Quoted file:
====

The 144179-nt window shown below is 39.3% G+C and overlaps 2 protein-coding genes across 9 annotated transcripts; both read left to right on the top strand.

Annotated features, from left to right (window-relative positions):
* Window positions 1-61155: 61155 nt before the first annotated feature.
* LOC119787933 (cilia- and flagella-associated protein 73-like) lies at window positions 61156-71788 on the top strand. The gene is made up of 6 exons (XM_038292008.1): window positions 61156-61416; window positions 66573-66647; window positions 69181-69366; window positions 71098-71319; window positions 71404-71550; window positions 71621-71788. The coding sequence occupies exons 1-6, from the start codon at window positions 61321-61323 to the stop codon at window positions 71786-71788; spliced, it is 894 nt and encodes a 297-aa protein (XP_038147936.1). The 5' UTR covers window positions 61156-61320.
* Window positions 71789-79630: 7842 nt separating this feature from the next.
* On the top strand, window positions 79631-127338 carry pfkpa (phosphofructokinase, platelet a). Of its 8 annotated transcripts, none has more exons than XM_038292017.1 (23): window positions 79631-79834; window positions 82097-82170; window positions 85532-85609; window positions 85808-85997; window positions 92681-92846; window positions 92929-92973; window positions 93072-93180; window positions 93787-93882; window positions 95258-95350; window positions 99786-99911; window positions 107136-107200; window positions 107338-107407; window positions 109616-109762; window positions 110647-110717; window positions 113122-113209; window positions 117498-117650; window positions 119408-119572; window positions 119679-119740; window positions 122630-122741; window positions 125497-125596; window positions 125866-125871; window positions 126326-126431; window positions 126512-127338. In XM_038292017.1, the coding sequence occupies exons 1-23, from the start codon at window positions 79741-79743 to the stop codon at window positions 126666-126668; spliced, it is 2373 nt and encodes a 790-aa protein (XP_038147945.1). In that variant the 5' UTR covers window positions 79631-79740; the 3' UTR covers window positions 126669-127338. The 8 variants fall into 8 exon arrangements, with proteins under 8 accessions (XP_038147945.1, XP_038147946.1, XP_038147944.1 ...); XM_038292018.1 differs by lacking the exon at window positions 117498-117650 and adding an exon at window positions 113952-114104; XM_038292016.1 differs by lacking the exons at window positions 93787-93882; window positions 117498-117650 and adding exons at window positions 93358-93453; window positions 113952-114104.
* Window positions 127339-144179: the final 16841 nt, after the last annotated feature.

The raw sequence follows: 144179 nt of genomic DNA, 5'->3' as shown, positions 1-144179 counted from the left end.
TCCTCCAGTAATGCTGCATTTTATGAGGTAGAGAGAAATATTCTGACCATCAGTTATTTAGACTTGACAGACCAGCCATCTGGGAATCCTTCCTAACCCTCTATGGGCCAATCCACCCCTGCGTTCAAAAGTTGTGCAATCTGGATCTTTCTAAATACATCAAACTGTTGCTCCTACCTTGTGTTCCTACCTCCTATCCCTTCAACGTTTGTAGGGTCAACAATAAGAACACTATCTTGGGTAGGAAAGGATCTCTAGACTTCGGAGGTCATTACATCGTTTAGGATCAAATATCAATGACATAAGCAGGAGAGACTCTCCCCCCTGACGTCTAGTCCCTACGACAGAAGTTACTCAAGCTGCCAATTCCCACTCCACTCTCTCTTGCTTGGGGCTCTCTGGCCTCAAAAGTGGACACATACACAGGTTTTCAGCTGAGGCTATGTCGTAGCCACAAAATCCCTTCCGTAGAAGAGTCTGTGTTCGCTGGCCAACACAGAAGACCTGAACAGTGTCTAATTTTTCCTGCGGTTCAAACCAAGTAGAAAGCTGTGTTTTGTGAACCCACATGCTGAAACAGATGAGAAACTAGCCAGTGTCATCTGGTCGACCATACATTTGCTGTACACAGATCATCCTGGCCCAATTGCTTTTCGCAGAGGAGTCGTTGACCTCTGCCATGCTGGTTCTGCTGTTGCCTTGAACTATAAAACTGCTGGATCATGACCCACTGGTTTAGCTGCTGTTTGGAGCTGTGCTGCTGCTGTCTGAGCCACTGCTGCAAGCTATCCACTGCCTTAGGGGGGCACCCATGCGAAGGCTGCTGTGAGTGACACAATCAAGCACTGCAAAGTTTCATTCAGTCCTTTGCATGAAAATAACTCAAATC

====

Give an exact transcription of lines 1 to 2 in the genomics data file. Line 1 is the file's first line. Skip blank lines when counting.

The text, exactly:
The 144179-nt window shown below is 39.3% G+C and overlaps 2 protein-coding genes across 9 annotated transcripts; both read left to right on the top strand.

Annotated features, from left to right (window-relative positions):